San Diego, Calif. – The Free Standards Group has announced the availability of the Linux Standard Base (LSB) 3.1, the first version of the LSB to include support for portable Linux desktop applications. This standard and newly enhanced developer support provided by the FSG will make it easier for application developers to target the complete Linux platform; thereby solving a major hindrance for Linux desktop adoption and providing a cohesive Linux desktop environment. LSB 3.1 also incorporates the recently approved ISO standard LSB Core (ISO/IEC 23360) into the standard. The Free Standards Group also has said that Red Hat, Novell, Ubuntu and others are all certifying their versions of their operating systems to the LSB, delivering true world-wide coverage of LSB certified distributions.
Google and Firefox and playing with fire
[I agree that this is a bad campaign on Google's part - dcparris]
NEW YORK, Linux on Wall Street Conference, April 24 /PRNewswire-FirstCall/ -- Reuters (LSE: RTR; Nasdaq: RTRSY) and Novell (Nasdaq: NOVL) today announced an alliance in support of Reuters Market Data System (RMDS) on SUSE(R) Linux Enterprise Server from Novell(R) for financial institutions worldwide.
I've been using FreeBSD since I dumped Linux six years ago at a friend's suggestion. I quickly learned to appreciate its intelligent design: a bare /etc where you can find only necessary system files, good use of /usr/local (most Linux distributions leave this empty and concentrate on filling /etc and /usr/*bin instead), an application system called Ports, which contains a set of scripts that download, install, and patch any program found in the /usr/ports directory, and a very good handbook.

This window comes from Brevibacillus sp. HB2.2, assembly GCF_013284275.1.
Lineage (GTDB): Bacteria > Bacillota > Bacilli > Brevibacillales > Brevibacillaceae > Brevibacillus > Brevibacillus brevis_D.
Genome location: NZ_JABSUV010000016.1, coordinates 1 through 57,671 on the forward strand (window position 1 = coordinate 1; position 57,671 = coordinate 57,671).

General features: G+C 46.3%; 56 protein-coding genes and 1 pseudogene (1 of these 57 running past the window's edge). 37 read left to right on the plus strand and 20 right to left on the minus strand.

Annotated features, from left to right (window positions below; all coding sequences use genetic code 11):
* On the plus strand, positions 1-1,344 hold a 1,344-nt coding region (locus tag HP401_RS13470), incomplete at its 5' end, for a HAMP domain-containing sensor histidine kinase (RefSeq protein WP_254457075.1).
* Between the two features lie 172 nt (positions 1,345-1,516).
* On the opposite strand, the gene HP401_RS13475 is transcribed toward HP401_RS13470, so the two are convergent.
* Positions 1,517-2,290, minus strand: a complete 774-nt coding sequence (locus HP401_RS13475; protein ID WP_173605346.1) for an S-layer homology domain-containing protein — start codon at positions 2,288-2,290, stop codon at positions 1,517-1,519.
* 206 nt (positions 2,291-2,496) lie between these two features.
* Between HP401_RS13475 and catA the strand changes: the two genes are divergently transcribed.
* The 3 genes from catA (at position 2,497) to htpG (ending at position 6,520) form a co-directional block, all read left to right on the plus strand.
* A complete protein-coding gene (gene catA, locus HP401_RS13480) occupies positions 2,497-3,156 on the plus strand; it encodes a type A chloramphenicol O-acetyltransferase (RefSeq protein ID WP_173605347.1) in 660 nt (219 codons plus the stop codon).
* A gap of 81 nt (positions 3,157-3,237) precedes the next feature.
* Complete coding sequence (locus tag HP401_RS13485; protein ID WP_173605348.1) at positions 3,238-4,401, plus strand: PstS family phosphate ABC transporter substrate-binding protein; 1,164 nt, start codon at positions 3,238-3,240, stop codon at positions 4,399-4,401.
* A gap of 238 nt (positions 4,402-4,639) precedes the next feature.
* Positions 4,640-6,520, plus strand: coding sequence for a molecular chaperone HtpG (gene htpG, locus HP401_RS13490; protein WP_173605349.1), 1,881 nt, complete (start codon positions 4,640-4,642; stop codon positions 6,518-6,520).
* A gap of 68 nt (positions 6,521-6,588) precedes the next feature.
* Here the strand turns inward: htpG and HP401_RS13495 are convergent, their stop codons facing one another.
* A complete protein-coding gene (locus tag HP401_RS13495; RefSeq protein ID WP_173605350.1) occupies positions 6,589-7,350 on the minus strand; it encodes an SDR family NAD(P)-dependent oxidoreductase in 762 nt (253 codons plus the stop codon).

The GPL isn't the only license being revised this year. The Perl Foundation has published its drafts of the Artistic License 2.0 and Contributor License Agreement for public comment.
Microsoft vs. EC: Day two MS questions EC data
Open Source Storage (OSS's new OSFiler NAS/SAN storage appliance was chosen by the National Association of Broadcasters (NAB) to be a part of this year’s NAB-HD Pavilion at NAB 2006.
MS vs. EC: Day Two Judges move... and speak!
WiMax may hold promise for connecting all Africans to the Internet and each other in the near future but it is not ready for prime time yet, says Bushnet director Malcolm Brew. Speaking at the WiMax/CDMA forum in Johannesburg yesterday Brew warned against making expensive wireless mistakes and offered insight into making wireless projects sustainable in African rural environments.
SALT LAKE CITY -- Linux Networx, The Linux Supercomputing Company, announced a new partnership with Computational Engineering International (CEI), a leader in visualization software, to deliver a family of application-tuned, tightly integrated, compute and visualization systems. These high performance systems will provide a new approach to visualization, offering two times the power of legacy visualization systems at reduced cost. Linux Networx visualization systems will scale from the department level to large visualization centers, enabling users across industry, government and research environments to visualize scientific datasets containing tens of millions, and even billions, of polygons.